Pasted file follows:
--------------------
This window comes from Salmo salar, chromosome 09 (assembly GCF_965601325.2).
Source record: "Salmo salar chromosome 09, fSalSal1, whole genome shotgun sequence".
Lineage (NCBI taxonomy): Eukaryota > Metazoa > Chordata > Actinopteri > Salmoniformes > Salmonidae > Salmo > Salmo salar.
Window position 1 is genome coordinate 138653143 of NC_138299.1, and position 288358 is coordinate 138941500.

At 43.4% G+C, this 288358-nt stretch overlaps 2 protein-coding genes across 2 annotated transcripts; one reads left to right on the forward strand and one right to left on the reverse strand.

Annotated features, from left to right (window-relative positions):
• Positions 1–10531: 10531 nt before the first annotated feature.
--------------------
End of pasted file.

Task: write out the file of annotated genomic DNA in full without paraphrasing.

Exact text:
This window comes from Salmo salar, chromosome 09 (assembly GCF_965601325.2).
Source record: "Salmo salar chromosome 09, fSalSal1, whole genome shotgun sequence".
Lineage (NCBI taxonomy): Eukaryota > Metazoa > Chordata > Actinopteri > Salmoniformes > Salmonidae > Salmo > Salmo salar.
Window position 1 is genome coordinate 138653143 of NC_138299.1, and position 288358 is coordinate 138941500.

At 43.4% G+C, this 288358-nt stretch overlaps 2 protein-coding genes across 2 annotated transcripts; one reads left to right on the forward strand and one right to left on the reverse strand.

Annotated features, from left to right (window-relative positions):
• Positions 1–10531: 10531 nt before the first annotated feature.